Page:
I was straining to see a distant shadow when suddenly the dirt cleared for just a moment and I discovered one of the people was just a few feet in front of the window. I saw him very clearly.
I jumped back in fear and called to Nancy. "Umm, I just saw a dead guy."
I had seen a desiccated face, exposed bone, rotted clothing. I'm not going to bullshit you with some account of how I could not believe my eyes, ignoring obvious signs of death. This was clearly a dead guy, and it was obviously he had been dead for a very long time. That just did not seem to keep him from shambling towards the church.
I ran to the other side of the church and checked that window.
"There are more over here!" I shouted. I could see one of them pulling itself out of the ground next to a decayed grave marker.
"Some vampires are able to desecrate the rest of the departed and raise them as mindless slaves," said Nancy, her eyes and crossbow still fixed at the ceiling. "He means to keep us busy with them while he escapes or attacks in the confusion. We must not give him the chance! I need you to hold them off while I deal with the vampire."
"Hold them off?" I asked.
"Hack them apart," she said. "I hear hitting them in the head works well."
I picked up my axe. Something felt right about this. It was like my life was made for this moment. I declared this feeling out loud: "Fuck yeah, zombies."
Continued here tomorrow!
Excited about the new Nowak Brothers book coming out in November? Or do you have no clue why you should be interested in the adventures of the pair of foul mouthed monster hunting brothers? Either way you can get the first Nowak Brothers book, I Kill Monsters, for free on Kindle this weekend!
I Kill Monsters
Mikkel and Szandor kill monsters. They're not government funded, they're not from a time-honored lineage of hunters, nor are they rich kids with lots of toys. They're two twenty-something brothers from the poor side of town who have taken it on themselves to rid the streets and underground of creatures who would prey on the innocent. Donning gas masks and using makeshift weaponry, they delve into the labyrinthine sewer system of New Avalon to grapple with snarling zombies, flesh-eating ghouls, insectoid hive creatures, and more. It's a dirty job and it rarely pays, but someone has to do it.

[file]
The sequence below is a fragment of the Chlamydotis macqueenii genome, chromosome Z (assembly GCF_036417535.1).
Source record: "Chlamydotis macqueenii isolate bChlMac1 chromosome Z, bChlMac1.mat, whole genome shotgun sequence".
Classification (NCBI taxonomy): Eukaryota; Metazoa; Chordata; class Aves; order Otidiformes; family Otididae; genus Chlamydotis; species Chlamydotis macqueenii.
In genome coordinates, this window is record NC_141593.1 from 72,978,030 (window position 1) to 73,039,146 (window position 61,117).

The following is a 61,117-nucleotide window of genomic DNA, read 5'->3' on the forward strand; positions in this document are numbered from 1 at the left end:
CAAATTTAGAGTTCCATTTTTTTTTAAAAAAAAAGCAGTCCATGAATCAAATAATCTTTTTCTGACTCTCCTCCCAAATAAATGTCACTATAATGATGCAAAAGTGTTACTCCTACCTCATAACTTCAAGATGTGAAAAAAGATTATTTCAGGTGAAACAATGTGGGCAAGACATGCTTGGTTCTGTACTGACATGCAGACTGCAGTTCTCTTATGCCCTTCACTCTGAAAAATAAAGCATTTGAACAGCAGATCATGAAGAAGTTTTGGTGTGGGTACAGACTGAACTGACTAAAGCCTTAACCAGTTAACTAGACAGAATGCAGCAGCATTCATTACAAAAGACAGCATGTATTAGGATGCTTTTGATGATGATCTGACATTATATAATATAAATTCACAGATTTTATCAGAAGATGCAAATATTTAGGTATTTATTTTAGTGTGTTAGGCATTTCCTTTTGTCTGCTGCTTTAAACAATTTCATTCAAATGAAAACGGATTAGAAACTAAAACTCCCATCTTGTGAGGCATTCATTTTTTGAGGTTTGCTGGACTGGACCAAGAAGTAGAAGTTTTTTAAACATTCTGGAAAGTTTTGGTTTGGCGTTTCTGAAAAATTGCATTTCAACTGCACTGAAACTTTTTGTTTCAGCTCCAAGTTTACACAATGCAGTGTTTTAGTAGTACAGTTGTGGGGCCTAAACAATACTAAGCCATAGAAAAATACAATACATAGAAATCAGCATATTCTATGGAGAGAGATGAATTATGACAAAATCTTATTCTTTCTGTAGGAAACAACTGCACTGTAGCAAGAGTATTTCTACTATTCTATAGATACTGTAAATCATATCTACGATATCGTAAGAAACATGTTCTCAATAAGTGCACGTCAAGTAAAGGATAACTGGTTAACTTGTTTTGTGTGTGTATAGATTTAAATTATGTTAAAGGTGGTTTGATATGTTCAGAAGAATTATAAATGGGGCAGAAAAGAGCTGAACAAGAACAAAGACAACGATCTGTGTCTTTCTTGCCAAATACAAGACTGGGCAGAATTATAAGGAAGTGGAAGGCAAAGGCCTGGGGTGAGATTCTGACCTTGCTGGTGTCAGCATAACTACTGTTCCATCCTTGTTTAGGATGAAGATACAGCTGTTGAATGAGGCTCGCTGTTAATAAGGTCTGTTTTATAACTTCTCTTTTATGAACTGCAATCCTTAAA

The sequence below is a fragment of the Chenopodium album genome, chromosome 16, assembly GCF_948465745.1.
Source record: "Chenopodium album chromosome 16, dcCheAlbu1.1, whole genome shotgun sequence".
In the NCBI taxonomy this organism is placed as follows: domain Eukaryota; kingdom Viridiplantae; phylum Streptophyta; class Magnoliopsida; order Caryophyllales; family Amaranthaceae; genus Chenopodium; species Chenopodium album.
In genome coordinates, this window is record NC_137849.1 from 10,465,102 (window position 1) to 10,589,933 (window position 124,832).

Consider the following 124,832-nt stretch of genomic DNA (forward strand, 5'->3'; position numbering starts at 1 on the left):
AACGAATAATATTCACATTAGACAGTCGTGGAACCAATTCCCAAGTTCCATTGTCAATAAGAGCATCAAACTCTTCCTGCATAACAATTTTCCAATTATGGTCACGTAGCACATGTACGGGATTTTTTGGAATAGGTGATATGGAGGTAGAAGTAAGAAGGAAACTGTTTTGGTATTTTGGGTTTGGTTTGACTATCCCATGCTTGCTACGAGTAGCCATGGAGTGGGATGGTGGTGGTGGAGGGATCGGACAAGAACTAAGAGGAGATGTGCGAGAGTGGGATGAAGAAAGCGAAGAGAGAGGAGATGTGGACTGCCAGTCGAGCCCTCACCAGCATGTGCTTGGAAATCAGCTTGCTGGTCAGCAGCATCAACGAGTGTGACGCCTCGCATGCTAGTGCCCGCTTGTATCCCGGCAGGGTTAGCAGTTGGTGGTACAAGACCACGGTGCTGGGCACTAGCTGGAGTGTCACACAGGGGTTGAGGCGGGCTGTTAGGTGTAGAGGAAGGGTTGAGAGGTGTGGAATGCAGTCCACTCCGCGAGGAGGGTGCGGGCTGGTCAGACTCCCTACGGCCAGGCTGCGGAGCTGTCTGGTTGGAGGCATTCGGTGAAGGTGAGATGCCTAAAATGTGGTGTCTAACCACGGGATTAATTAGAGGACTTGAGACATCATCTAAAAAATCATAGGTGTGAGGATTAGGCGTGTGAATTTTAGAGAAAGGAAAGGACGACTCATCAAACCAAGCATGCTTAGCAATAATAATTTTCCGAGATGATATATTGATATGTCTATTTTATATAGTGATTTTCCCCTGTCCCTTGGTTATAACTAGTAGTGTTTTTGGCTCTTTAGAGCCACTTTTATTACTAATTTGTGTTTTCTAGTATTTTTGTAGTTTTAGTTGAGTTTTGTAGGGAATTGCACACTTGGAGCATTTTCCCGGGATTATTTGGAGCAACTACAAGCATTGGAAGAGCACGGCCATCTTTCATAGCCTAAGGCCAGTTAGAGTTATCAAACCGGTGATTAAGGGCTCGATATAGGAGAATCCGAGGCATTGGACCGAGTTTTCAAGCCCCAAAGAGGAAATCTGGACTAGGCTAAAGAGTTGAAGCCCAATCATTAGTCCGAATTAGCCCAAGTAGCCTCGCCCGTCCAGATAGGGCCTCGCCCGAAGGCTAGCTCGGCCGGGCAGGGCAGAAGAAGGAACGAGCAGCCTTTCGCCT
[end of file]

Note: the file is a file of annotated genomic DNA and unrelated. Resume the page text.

Hired by a woman from the rich side of town who believes she's being stalked by monsters, the two brothers think they've finally gotten an easy job that will pay well. But as they follow the clues, things are not adding up. Kidnappings, jackbooted commandos, and mysterious emails are just the beginning. Soon they find themselves involved in something bigger than monsters. It's anybody's guess whether they'll come through it alive, much less get paid.
I Kill Monsters is an exciting punk rock urban fantasy for those who enjoy their protagonists with a mouth on them and a weapon in their hands.
The sequel to I Kill Monsters, Jabberwock Jack is coming in November! Now you can finally read an excerpt from the first chapter of the second Nowak Brothers book! In this brief sample, the boys are out in the woods north of New Avalon hunting a troll. A massive ogre-like beast, trolls are huge, but they are far from the largest monster in Jabberwock jack..
Read the Excerpt!
Jabberwock Jack Preorder
Mikkel and Szandor are back! Everyone's favorite monster hunters return for a new adventure, and this time it's a monster that's bigger than they have ever dealt with before! While on a routine job in the city's underground tunnels, they stumble on a creature thought lost for years. They are then invited to join a hastily assembled team of hunters going underground to try to kill the enormous serpent. Delving deeper into the dark tunnels than they have ever gone before, Mikkel and Szandor find themselves searching for this massive beast in dark overflow tunnels and the endless labyrinth under New Avalon. But creatures beneath the city are not their only problem. Soon tensions begin running high among the assembled hunters, threatening to derail the mission and put them all in danger. Will they succeed, or will they fall prey to the gigantic monster known as Jabberwock Jack?
I'll admit that there's really no link between Cowards and Killers and Columbus Day weekend other than the letters "CO" and my Italian ancestry. But I figured this was a good time to put it on sale. A dark novel about being trapped into violent choices, the threat of hell, and a growing feeling of dread fits right in with Columbus Day sales, right?
Cowards and Killers on Amazon
"In the end, most of humanity are one of two things: cowards or killers."
When Michael died, there was no Heaven waiting for him, no eternal rest. There were only two choices: Hell or killing his fellow man. Waking up after death in his own bed, he began receiving calls from a mysterious voice. The voice offers a simple option: become an assassin and kill those it designates. Refuse and the power that keeps him in the world will be removed... and he'll go straight to Hell.
Coward or killer, he accepts the deal. In a black suit and tie that conceals his identity with a black gun that never runs out of bullets, he is their assassin. But he is not alone: there are other tortured souls who have agreed to the same bargain. They are all Hell-bound; only by killing their targets before the timers on their phones count down do they postpone their fate.
But this is a fate Michael won't accept. Together with other agents, he plots to rebel against the mysterious voice and the blood-soaked deal. But can they really win this fight when the voice holds all the cards? With each kill, his humanity slips away. Is there a way to escape, or do all roads lead to Hell?